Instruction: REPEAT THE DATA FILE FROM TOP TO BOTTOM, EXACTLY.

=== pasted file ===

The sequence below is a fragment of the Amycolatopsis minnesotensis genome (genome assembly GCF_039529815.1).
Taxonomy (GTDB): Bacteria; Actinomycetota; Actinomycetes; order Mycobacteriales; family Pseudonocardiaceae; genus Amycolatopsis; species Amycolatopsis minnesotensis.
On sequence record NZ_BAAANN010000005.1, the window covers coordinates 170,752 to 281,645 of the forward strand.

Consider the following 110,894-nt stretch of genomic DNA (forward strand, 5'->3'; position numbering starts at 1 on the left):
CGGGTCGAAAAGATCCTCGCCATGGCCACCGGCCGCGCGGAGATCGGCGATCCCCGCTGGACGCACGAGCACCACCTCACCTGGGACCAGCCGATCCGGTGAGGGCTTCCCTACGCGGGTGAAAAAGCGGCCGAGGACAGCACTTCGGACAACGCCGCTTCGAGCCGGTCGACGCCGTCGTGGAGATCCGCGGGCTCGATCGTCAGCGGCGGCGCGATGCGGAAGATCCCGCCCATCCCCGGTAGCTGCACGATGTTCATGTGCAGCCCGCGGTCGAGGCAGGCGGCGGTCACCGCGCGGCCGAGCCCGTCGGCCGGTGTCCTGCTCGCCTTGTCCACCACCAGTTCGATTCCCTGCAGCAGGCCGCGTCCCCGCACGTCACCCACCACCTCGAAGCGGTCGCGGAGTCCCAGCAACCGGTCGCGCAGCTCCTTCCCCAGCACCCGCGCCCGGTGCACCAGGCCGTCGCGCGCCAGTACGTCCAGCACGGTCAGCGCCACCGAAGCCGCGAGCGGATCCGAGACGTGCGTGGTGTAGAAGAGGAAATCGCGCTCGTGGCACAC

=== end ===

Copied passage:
The sequence below is a fragment of the Amycolatopsis minnesotensis genome (genome assembly GCF_039529815.1).
Taxonomy (GTDB): Bacteria; Actinomycetota; Actinomycetes; order Mycobacteriales; family Pseudonocardiaceae; genus Amycolatopsis; species Amycolatopsis minnesotensis.
On sequence record NZ_BAAANN010000005.1, the window covers coordinates 170,752 to 281,645 of the forward strand.

Consider the following 110,894-nt stretch of genomic DNA (forward strand, 5'->3'; position numbering starts at 1 on the left):
CGGGTCGAAAAGATCCTCGCCATGGCCACCGGCCGCGCGGAGATCGGCGATCCCCGCTGGACGCACGAGCACCACCTCACCTGGGACCAGCCGATCCGGTGAGGGCTTCCCTACGCGGGTGAAAAAGCGGCCGAGGACAGCACTTCGGACAACGCCGCTTCGAGCCGGTCGACGCCGTCGTGGAGATCCGCGGGCTCGATCGTCAGCGGCGGCGCGATGCGGAAGATCCCGCCCATCCCCGGTAGCTGCACGATGTTCATGTGCAGCCCGCGGTCGAGGCAGGCGGCGGTCACCGCGCGGCCGAGCCCGTCGGCCGGTGTCCTGCTCGCCTTGTCCACCACCAGTTCGATTCCCTGCAGCAGGCCGCGTCCCCGCACGTCACCCACCACCTCGAAGCGGTCGCGGAGTCCCAGCAACCGGTCGCGCAGCTCCTTCCCCAGCACCCGCGCCCGGTGCACCAGGCCGTCGCGCGCCAGTACGTCCAGCACGGTCAGCGCCACCGAAGCCGCGAGCGGATCCGAGACGTGCGTGGTGTAGAAGAGGAAATCGCGCTCGTGGCACAC